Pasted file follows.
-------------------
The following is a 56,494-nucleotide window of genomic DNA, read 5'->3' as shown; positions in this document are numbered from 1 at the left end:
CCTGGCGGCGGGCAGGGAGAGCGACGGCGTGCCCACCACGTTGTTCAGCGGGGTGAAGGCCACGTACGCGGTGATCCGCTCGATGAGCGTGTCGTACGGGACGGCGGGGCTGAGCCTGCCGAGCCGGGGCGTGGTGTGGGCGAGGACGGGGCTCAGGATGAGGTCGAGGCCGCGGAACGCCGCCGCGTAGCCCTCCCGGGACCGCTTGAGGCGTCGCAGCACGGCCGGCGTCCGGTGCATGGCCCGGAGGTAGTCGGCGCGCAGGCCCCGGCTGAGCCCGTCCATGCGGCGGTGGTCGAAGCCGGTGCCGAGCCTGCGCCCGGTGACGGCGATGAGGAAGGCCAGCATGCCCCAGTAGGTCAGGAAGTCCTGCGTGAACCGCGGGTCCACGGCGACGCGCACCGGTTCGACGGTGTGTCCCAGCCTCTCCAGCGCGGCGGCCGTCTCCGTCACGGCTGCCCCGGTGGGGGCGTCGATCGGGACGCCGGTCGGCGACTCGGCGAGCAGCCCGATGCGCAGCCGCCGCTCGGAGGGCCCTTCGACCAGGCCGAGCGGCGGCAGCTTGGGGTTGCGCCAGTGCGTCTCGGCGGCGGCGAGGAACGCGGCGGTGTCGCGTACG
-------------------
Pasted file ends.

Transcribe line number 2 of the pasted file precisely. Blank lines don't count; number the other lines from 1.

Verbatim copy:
CCTGGCGGCGGGCAGGGAGAGCGACGGCGTGCCCACCACGTTGTTCAGCGGGGTGAAGGCCACGTACGCGGTGATCCGCTCGATGAGCGTGTCGTACGGGACGGCGGGGCTGAGCCTGCCGAGCCGGGGCGTGGTGTGGGCGAGGACGGGGCTCAGGATGAGGTCGAGGCCGCGGAACGCCGCCGCGTAGCCCTCCCGGGACCGCTTGAGGCGTCGCAGCACGGCCGGCGTCCGGTGCATGGCCCGGAGGTAGTCGGCGCGCAGGCCCCGGCTGAGCCCGTCCATGCGGCGGTGGTCGAAGCCGGTGCCGAGCCTGCGCCCGGTGACGGCGATGAGGAAGGCCAGCATGCCCCAGTAGGTCAGGAAGTCCTGCGTGAACCGCGGGTCCACGGCGACGCGCACCGGTTCGACGGTGTGTCCCAGCCTCTCCAGCGCGGCGGCCGTCTCCGTCACGGCTGCCCCGGTGGGGGCGTCGATCGGGACGCCGGTCGGCGACTCGGCGAGCAGCCCGATGCGCAGCCGCCGCTCGGAGGGCCCTTCGACCAGGCCGAGCGGCGGCAGCTTGGGGTTGCGCCAGTGCGTCTCGGCGGCGGCGAGGAACGCGGCGGTGTCGCGTACG